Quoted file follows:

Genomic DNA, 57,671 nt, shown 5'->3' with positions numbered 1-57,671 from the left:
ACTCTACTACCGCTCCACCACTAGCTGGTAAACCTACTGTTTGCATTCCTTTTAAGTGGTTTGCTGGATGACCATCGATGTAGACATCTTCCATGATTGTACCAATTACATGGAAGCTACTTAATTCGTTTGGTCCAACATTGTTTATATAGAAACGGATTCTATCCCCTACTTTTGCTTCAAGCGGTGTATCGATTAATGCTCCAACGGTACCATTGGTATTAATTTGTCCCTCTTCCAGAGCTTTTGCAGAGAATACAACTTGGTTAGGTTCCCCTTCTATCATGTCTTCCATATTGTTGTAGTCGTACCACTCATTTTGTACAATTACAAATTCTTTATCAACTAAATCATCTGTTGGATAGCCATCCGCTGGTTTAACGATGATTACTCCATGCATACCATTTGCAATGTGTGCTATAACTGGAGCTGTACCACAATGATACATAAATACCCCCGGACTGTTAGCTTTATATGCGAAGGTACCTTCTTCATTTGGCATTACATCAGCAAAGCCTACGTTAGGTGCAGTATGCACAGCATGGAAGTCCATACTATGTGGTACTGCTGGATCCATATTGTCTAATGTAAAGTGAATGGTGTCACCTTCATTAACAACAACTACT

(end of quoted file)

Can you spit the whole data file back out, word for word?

Genomic DNA, 57,671 nt, shown 5'->3' with positions numbered 1-57,671 from the left:
ACTCTACTACCGCTCCACCACTAGCTGGTAAACCTACTGTTTGCATTCCTTTTAAGTGGTTTGCTGGATGACCATCGATGTAGACATCTTCCATGATTGTACCAATTACATGGAAGCTACTTAATTCGTTTGGTCCAACATTGTTTATATAGAAACGGATTCTATCCCCTACTTTTGCTTCAAGCGGTGTATCGATTAATGCTCCAACGGTACCATTGGTATTAATTTGTCCCTCTTCCAGAGCTTTTGCAGAGAATACAACTTGGTTAGGTTCCCCTTCTATCATGTCTTCCATATTGTTGTAGTCGTACCACTCATTTTGTACAATTACAAATTCTTTATCAACTAAATCATCTGTTGGATAGCCATCCGCTGGTTTAACGATGATTACTCCATGCATACCATTTGCAATGTGTGCTATAACTGGAGCTGTACCACAATGATACATAAATACCCCCGGACTGTTAGCTTTATATGCGAAGGTACCTTCTTCATTTGGCATTACATCAGCAAAGCCTACGTTAGGTGCAGTATGCACAGCATGGAAGTCCATACTATGTGGTACTGCTGGATCCATATTGTCTAATGTAAAGTGAATGGTGTCACCTTCATTAACAACAACTACT